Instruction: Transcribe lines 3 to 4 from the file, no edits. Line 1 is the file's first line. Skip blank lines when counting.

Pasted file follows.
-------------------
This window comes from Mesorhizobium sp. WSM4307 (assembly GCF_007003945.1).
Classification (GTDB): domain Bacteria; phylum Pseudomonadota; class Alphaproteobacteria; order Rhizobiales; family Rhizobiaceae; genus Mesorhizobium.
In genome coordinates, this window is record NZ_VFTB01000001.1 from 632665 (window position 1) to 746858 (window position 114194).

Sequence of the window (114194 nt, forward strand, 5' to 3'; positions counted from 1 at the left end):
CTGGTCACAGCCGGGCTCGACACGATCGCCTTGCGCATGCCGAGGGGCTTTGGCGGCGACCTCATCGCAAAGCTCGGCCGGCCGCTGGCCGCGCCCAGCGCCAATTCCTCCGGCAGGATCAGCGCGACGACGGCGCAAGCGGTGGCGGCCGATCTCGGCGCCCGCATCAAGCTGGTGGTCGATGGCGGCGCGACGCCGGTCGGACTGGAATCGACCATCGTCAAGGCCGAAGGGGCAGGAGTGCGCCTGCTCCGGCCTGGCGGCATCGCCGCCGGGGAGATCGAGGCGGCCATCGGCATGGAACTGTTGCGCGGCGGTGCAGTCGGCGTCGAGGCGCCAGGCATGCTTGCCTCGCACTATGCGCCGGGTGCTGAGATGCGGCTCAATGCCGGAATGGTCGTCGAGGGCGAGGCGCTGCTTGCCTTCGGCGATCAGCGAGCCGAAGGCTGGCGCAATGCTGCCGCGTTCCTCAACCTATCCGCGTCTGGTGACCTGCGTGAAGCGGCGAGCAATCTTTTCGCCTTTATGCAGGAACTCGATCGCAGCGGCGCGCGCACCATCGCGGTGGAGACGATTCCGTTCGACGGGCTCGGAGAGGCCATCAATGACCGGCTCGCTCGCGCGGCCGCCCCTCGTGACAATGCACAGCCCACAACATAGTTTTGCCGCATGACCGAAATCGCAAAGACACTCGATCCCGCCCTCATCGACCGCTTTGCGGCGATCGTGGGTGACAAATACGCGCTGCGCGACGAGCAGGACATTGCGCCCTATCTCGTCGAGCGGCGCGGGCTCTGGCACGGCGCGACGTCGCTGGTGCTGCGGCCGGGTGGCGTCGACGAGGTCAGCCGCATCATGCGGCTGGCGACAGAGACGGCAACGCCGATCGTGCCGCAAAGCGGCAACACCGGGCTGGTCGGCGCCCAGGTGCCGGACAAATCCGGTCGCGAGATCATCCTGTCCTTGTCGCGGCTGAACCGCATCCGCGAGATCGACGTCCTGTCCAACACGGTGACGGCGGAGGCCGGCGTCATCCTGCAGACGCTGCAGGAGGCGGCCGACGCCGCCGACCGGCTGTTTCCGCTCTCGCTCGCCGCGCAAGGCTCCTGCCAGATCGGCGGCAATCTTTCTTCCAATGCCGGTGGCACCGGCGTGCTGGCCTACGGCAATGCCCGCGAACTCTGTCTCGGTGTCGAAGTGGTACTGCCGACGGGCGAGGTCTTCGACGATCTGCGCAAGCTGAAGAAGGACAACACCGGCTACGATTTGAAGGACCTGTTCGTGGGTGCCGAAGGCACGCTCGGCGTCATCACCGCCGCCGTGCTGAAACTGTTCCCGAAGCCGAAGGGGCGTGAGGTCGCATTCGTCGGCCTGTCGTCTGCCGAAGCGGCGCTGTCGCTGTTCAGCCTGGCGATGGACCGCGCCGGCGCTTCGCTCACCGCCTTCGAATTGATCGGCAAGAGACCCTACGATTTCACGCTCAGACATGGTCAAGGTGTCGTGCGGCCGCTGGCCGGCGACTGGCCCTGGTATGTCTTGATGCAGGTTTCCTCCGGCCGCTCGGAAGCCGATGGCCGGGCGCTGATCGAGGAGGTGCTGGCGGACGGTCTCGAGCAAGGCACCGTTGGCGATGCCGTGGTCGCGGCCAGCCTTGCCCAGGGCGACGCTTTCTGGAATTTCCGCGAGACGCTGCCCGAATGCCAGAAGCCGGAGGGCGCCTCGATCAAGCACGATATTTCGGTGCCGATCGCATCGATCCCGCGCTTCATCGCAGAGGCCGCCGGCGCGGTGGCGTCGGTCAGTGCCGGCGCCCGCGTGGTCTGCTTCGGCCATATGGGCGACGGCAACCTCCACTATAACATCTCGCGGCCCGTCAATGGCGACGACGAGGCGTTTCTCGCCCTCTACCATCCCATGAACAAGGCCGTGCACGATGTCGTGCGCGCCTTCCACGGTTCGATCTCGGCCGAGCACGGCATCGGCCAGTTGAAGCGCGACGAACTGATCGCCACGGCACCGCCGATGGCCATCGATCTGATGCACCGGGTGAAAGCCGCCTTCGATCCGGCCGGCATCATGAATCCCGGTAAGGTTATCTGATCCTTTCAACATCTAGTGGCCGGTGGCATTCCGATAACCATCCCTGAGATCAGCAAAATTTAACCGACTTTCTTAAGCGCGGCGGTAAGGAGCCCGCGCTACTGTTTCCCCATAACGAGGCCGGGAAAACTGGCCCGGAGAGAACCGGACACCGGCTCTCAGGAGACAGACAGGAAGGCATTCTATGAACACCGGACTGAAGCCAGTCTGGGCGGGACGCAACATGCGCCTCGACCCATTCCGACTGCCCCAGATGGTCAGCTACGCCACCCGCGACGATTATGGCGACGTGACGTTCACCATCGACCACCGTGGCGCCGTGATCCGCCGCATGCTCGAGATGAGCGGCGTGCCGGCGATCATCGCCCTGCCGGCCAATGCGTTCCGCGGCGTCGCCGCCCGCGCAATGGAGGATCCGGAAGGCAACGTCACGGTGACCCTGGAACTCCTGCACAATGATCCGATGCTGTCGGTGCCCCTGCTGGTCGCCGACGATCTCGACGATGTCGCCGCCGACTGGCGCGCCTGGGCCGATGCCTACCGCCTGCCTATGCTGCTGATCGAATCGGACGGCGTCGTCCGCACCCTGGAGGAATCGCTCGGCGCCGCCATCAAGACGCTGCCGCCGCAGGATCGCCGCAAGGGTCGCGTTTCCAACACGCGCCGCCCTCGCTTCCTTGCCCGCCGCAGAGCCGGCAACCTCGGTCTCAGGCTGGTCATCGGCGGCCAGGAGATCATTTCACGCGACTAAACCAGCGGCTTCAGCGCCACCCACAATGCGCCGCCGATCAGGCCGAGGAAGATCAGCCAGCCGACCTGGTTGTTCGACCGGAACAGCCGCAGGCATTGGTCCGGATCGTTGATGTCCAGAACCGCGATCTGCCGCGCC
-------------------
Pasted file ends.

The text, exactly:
In genome coordinates, this window is record NZ_VFTB01000001.1 from 632665 (window position 1) to 746858 (window position 114194).

Sequence of the window (114194 nt, forward strand, 5' to 3'; positions counted from 1 at the left end):